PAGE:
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November 15, 2013

How To Build A Dashboard Your Customers Will Love

4 mins read

Have you ever seen or built a dashboard that was deemed important for an organization but ultimately received little to no use from the users?  Most of us – if not all of us – have been there.  It can be frustrating and if you’ve ever been there, you have to be wondering what went wrong.

“Dashboard” has become a buzzword in the Business Intelligence (BI) community within the last decade.  Recently, it seems that many companies want dashboards that look “cool” and make a big splash – without realizing that a dashboard is really another tool or method for delivering information to the users so that they can make well-informed decisions.  The keyword in that sentence is “information,” and the delivery of accurate information should always be the underlying purpose of any BI / Data Warehouse (DW) project.

Don’t worry – there is hope.  In this post, I will share what I believe are the five keys to building a successful dashboard that your customers will love.

Many people are creating dashboards that look great and serve the ultimate purpose of informing and educating their users.  I recently completed a BI / DW project (using Agile) that involved creating new infrastructure and building a dashboard for a client in the greater Washington, D.C. area.  The project was a success and we currently have about 800 users – that’s a lot! – who are actively using the tool.

Looking back, I can pinpoint several key factors that contributed to the success of this project.

1. Know Your Audience

It all starts with the end-users.  Knowing your customers will help you understand what information (Key Performance Indicators or KPIs) matters the most to them.  Keep in mind that the dashboard you are building intends to help make their lives easier by providing insight into information at the right level of detail in the right way.

So if you are building a dashboard for senior management or the C-level folks, then you might want to keep things pretty high-level (with the metrics that are of interest to them), whereas administrators would most likely appreciate high-level dashboards with drill-down capabilities so they can access the most detailed information.

 2. Ensure Data Quality

Having good data quality is also important.  After all, your customers intend to do something with the information you provide.  If the data quality is not there, then both the product, and your team, can lose credibility quickly.  I learned from my past experiences that the first impression is more important than people realize, and it is almost impossible to regain the users’ trust if your product gets a bad reputation for not being a reliable source of information.

To prevent this from happening, I recommend conducting rigorous testing on a regular basis (you will generally not have this problem if you are using Scrum) or setting up automated tests so that errors are identified and fixed in a timely manner before they get compounded into bigger problems.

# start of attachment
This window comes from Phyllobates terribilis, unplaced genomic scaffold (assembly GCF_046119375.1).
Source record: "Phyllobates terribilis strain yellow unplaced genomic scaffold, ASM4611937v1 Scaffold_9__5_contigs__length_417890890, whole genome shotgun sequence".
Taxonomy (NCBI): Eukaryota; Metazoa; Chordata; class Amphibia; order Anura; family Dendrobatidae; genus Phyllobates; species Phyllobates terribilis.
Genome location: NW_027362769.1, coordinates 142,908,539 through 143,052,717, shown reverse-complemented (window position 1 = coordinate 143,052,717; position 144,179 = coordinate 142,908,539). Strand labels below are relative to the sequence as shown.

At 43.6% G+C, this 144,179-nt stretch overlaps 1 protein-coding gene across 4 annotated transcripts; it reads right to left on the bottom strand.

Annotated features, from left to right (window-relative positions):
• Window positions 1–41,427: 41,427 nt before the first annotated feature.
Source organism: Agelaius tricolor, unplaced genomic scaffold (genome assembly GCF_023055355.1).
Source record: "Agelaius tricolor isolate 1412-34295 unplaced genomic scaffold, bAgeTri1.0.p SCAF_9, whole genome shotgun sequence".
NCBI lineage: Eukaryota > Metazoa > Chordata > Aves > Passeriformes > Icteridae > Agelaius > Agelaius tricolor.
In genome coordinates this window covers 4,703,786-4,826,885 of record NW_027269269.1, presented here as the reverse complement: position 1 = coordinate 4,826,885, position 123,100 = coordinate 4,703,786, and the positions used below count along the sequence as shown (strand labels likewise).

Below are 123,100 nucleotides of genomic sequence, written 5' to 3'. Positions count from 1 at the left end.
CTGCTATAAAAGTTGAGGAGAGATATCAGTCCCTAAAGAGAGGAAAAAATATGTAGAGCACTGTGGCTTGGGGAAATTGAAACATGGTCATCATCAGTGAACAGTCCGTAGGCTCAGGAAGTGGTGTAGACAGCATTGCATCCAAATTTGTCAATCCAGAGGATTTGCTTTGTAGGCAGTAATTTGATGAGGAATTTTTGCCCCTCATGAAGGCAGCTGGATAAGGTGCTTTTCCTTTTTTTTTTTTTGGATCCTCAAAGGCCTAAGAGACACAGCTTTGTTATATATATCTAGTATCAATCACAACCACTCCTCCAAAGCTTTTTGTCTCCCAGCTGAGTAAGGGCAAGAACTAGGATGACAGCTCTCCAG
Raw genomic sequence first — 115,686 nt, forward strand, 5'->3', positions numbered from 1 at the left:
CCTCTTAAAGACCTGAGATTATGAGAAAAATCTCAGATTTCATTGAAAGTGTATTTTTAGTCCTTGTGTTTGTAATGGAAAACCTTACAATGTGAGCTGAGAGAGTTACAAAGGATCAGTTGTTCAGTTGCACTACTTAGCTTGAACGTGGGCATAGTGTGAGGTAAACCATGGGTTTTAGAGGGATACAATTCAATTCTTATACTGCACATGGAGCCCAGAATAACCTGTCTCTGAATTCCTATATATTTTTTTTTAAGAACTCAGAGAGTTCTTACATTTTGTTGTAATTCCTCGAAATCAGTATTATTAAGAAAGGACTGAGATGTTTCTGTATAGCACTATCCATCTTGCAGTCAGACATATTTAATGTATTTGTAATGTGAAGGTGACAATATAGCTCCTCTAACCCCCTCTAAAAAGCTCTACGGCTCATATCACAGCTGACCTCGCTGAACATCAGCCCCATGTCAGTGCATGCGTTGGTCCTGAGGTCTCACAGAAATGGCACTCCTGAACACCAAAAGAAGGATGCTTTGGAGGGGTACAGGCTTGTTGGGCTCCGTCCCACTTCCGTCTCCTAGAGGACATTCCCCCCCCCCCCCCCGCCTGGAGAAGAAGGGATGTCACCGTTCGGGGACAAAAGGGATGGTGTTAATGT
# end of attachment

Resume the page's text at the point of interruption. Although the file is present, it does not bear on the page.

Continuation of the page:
3. Promote Frequent User Feedback

It is important to keep the users involved throughout the process.  Scrum is a methodology that ensures early and often delivery to reduce risks since users are constantly testing the product and providing feedback as the product gets built.  Late changes are generally expensive, so engaging your customers early in the process will eliminate surprises and help ensure a smooth product roll-out.  Here are some tips for how to get started using one of the Agile methodologies for your next BI / DW project.

4. Make it Interactive

While delivering accurate information to the right audience is important, we must not ignore this other important aspect – user experience.  An interactive dashboard with filters and parameters allows users to view different “slices” of the data in real-time, and providing instructions such as “click here to drill down into details” or “select the desired chart type” help make the dashboard more user-friendly and easier to navigate.  Remember, if your customers do not like or know how to use your product, then your project is headed in the wrong direction.

5. Keep it Simple

Don’t try to fit too much information into the dashboard, it will only make it unreadable and can adversely affect the users’ impression of your product.  Use a simple color scheme and charts that are suitable for the data.  Don’t use certain charts just because they look cool – selecting the right charts to display your data in the right way is just as important as the data itself.

Lastly, there is no one-size-fits-all solution, so don’t expect one dashboard to work for the entire organization.  Create separate dashboards that target different audiences and their unique needs.

Final Thoughts

Lastly, when building a dashboard for your users, always consider the following:

  1. Who am I building this dashboard for?
  2. What information do they need?
  3. Is the information I’m working with accurate?  Is it a true reflection of the systems of record?
  4. Does the current software development framework allow for continuous user feedback?  Who can I engage to gather feedback?
  5. What information filters or parameters should I include to provide users with additional ways to view the data?

Have a story from creating your own dashboard?  Want to recommend your favorite tool for creating dashboards?  Please share your BI / DW project experiences with us!

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